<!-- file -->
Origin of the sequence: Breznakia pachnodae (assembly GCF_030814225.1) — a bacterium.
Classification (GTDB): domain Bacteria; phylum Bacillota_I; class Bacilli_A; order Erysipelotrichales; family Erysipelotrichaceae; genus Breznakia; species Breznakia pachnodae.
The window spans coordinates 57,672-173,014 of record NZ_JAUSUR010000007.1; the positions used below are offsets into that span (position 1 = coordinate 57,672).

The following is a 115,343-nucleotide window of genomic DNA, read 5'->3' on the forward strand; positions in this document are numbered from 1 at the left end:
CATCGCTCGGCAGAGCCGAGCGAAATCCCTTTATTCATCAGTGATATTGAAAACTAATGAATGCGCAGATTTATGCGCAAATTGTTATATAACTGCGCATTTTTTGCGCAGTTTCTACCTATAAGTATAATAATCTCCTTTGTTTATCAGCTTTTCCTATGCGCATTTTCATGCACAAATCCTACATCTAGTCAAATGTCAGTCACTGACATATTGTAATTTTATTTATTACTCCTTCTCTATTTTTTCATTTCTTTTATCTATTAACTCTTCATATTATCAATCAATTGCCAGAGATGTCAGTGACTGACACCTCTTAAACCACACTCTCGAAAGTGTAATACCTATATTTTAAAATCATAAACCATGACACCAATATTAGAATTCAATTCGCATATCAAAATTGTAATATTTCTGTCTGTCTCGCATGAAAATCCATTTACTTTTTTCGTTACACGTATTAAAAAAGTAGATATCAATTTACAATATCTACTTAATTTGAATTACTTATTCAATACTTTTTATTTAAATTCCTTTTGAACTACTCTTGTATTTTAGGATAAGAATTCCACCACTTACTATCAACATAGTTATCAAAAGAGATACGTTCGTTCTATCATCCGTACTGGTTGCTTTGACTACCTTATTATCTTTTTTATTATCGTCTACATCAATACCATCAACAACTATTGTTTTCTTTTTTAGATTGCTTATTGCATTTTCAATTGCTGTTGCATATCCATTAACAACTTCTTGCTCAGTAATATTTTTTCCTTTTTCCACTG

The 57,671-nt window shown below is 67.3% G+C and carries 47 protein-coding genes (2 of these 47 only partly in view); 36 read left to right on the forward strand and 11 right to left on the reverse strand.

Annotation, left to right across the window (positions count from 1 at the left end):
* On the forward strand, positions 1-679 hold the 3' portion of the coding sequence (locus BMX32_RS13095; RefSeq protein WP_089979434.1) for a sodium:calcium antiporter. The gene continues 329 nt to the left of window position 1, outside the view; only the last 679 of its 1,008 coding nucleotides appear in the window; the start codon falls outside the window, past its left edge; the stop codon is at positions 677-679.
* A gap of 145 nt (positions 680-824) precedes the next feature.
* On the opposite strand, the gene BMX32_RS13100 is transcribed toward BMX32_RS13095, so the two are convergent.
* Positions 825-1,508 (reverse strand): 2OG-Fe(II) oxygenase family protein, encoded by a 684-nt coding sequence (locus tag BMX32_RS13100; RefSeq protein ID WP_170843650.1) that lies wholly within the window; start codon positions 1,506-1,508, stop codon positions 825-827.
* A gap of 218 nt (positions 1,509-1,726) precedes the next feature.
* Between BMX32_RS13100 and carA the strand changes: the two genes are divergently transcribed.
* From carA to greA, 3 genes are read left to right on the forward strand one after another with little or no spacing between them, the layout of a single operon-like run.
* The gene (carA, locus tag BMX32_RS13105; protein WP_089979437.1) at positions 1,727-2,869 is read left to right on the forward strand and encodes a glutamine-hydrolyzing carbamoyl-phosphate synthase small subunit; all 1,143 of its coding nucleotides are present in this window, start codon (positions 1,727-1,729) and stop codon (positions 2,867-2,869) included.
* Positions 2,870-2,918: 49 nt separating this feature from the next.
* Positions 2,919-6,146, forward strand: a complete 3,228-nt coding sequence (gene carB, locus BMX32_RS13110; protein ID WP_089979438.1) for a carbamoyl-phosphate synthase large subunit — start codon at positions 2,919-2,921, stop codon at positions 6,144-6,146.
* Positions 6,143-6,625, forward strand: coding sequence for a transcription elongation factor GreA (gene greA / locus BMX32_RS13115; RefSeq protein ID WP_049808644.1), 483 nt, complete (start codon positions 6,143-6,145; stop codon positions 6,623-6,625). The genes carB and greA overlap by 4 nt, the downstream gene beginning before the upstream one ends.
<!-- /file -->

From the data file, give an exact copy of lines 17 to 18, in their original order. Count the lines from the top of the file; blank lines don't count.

* Positions 2,919-6,146, forward strand: a complete 3,228-nt coding sequence (gene carB, locus BMX32_RS13110; protein ID WP_089979438.1) for a carbamoyl-phosphate synthase large subunit — start codon at positions 2,919-2,921, stop codon at positions 6,144-6,146.
* Positions 6,143-6,625, forward strand: coding sequence for a transcription elongation factor GreA (gene greA / locus BMX32_RS13115; RefSeq protein ID WP_049808644.1), 483 nt, complete (start codon positions 6,143-6,145; stop codon positions 6,623-6,625). The genes carB and greA overlap by 4 nt, the downstream gene beginning before the upstream one ends.